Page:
Our ingredients policy

Only the highest possible quality, ethically sourced ingredients

Our ingredients policy

Only the highest possible quality, ethically sourced ingredients

We believe that it is vitally important to use the highest possible quality of ingredients in our food.

By highest quality we mean:

  • Fresh
  • Suitable for human consumption.
  • British
  • Local (where possible)
  • Sustainable
  • For meat: free range, certified-organic or wild
  • For vegetables: certified-organic and/or locally grown

We feel strongly about this because it makes a major difference to:

  • The nutrient level of the food and thus the health of your dog
  • The environment.
  • The pleasure that comes from good food.

 

Our credentials

How do we know whether the ingredients we use are of the highest possible quality?

Our credentials are as follows:

  • Honey’s was founded by an organic farmer.
  • We have been buying ingredients on a large scale since 2009.
  • We visit our producers on a regular basis.
  • We are certified organic producers ourselves.

It may interest you to know that in any given week we buy around 12 tonnes of ingredients, which is about the same as 150 shopping trolleys of fresh meat, bone and vegetable.

Incidentally, the reason why it has always been our policy to visit our producers is that it is the only way to really learn about what they do and to build meaningful relationships (how can you have a relationship with someone you only know through email and phone calls?).

It is also the only way to check they share our own value system, especially when it comes to farm animal welfare.

 

A few words about the state of British agriculture

There is much wrong with British agriculture, such as:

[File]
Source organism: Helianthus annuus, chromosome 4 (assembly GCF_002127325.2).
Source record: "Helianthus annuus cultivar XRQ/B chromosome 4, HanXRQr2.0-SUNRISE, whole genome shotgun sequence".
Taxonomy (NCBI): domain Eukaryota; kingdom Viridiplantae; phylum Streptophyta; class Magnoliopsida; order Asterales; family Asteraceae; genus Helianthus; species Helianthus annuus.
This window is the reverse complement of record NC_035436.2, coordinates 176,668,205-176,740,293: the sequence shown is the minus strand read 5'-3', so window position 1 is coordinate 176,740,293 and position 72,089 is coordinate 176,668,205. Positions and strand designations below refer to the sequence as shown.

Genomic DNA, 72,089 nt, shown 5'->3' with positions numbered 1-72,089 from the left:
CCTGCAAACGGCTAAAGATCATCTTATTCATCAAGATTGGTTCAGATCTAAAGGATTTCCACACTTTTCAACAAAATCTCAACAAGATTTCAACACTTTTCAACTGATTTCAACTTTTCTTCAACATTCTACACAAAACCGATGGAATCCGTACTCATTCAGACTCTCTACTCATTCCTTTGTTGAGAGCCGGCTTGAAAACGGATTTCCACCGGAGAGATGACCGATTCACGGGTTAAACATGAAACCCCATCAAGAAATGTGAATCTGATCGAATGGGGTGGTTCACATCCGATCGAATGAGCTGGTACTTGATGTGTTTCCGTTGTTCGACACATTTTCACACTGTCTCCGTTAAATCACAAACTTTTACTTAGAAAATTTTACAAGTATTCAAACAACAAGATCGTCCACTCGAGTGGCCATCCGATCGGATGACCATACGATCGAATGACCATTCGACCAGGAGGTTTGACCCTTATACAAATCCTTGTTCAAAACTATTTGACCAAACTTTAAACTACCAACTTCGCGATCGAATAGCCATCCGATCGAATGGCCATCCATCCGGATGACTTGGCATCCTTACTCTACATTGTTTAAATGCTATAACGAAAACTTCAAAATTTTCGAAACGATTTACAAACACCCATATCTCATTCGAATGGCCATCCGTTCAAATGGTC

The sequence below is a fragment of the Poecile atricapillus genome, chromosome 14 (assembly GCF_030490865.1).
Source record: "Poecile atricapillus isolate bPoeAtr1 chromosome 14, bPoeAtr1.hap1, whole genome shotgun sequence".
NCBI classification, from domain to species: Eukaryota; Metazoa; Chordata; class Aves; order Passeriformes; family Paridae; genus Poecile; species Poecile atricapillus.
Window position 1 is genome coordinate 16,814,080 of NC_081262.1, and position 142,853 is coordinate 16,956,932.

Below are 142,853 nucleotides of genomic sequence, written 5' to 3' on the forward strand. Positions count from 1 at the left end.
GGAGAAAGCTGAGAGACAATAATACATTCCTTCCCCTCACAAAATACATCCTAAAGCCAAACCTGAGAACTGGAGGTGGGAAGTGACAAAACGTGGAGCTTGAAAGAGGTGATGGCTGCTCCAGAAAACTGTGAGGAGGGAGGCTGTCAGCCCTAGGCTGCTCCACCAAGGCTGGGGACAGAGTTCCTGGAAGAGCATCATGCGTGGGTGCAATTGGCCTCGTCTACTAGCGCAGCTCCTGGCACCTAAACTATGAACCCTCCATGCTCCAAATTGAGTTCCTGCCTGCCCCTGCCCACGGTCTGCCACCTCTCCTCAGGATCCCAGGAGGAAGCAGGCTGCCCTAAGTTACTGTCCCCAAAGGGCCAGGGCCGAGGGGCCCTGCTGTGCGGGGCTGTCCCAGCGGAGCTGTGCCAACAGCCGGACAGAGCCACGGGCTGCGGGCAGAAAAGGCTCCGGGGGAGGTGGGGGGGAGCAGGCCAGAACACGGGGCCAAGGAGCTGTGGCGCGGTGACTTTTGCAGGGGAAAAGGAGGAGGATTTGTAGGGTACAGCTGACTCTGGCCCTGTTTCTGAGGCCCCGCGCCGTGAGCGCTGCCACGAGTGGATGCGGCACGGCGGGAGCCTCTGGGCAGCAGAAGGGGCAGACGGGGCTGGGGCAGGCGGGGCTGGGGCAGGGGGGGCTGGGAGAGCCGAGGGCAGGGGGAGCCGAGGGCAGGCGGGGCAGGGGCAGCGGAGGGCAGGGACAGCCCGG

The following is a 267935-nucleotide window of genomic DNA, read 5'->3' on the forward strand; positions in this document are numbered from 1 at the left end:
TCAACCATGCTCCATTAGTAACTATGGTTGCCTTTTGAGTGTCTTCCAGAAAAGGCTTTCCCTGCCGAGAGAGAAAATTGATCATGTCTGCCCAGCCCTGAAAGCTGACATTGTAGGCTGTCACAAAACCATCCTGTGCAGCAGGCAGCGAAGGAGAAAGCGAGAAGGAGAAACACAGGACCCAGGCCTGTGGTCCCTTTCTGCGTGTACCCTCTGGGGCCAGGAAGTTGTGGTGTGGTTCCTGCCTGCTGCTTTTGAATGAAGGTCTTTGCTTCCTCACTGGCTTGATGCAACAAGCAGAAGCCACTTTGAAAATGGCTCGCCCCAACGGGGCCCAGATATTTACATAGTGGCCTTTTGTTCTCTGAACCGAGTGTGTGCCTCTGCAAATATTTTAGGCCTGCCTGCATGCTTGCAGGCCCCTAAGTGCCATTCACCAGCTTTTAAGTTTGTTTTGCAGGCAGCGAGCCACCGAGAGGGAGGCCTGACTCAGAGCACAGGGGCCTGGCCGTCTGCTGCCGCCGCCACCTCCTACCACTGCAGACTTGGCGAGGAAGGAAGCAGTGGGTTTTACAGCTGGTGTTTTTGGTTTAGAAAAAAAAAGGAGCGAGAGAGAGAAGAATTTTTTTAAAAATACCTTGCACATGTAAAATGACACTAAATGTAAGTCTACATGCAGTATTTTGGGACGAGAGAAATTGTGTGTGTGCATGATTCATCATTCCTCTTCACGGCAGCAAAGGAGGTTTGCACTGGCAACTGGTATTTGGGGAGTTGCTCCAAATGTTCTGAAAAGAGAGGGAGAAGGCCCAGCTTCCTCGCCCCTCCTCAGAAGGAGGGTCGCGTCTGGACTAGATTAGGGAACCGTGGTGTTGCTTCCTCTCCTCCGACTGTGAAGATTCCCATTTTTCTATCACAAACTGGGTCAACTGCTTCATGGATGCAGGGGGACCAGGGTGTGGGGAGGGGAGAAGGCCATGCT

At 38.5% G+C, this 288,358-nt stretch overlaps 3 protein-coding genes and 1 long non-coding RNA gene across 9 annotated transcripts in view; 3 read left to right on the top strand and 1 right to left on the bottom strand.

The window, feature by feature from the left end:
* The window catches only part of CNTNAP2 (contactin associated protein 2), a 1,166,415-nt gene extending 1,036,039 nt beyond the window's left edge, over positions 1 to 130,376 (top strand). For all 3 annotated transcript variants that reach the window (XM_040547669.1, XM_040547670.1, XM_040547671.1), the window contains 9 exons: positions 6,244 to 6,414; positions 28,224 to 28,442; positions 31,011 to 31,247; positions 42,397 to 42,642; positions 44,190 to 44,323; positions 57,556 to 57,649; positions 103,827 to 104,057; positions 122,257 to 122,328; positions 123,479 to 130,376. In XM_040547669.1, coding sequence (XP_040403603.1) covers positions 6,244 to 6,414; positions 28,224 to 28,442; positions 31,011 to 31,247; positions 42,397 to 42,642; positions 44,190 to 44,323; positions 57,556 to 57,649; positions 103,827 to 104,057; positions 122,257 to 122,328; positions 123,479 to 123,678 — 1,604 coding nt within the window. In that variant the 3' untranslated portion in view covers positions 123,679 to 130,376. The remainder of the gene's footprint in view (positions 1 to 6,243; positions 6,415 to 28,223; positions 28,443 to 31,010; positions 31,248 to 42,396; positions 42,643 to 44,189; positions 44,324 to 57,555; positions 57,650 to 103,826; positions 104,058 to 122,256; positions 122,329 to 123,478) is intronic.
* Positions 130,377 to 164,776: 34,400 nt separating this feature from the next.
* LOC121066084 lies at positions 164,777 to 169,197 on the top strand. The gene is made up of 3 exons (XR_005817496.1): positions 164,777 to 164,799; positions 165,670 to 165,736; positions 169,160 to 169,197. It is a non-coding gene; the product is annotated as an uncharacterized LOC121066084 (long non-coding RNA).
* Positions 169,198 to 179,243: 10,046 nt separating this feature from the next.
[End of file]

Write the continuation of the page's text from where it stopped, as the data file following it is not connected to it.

• Ingredient quality is falling.
  • Too much is imported (clocking up food miles and damaging the environment in the process).
  • Only industrial-scale farmers can make a decent profit and then much of it comes from subsidies.
  • The vast majority of meat comes from factory farms, which are cruel and un-environmental and which due to their routine use of antibiotics pose a severe health hazard.
  • Food (which, after all, we need to survive) is severely undervalued in economic terms.
  • There is less and less diversification and the bee population (vital, after all) is in decline.

Moreover, the public’s image of British agriculture has been severely distorted by decades of clever marketing.

We are all told that farmers are happy souls, lovingly caring for their animals and tending their crops.

Yes, they complain about the weather.

Yes, they grumble about the price of barley.

But, basically, they are the salt of the earth.

The reality is that traditional, small to medium-scale farmers have had a very tough time of it.

Farm sizes have, in general, become larger and larger.

Agricultural land has become increasingly expensive and the main buyers are now investors and speculators ­– not farmers.

The emphasis is on specialisation with mixed farming taking a back seat.

The remaining small to medium-scale farmers now depend on non-farm income to keep going.

Of course, there are exceptions to the rule.

What we are describing is the trend.

Anyway, when it comes to purchasing our ingredients we are interested in the larger picture.

Which is why, for example, we will have nothing to do with intensive farming.

Incidentally, if you are interested, we include details of our farm visits in our regular newsletters and on our social media.

 

About our ingredients

Thanks, in part, to the research and development work we are doing we currently buy around 50 different food ingredients on a regular basis..

All our ingredients are British.

As the term ‘British’ can be applied to ingredients that have been processed in the UK, by British we mean raised or grown in the UK.

Our ingredients do not travel here from overseas.

Because all our ingredients are British they are also seasonal.

You will find that each of our recipes changes in colour during the year.

For example, in summer our chickens could be eating clover, which has the effect of giving their meat a slightly yellow appearance and our beef will be fattier because the cattle is feasting on new season grass.

The choice of vegetables makes a difference to the colour, too.

Another effect of only buying British is that we don’t always have all our recipes available.

We freeze as much as we can but we can’t always promise to have, say, lamb or rabbit or other wild game.

 

Our ingredients are good enough for you to eat

All our ingredients are suitable for human consumption at the point at which we make our food. In other words, our ingredients could also be sold for human consumption.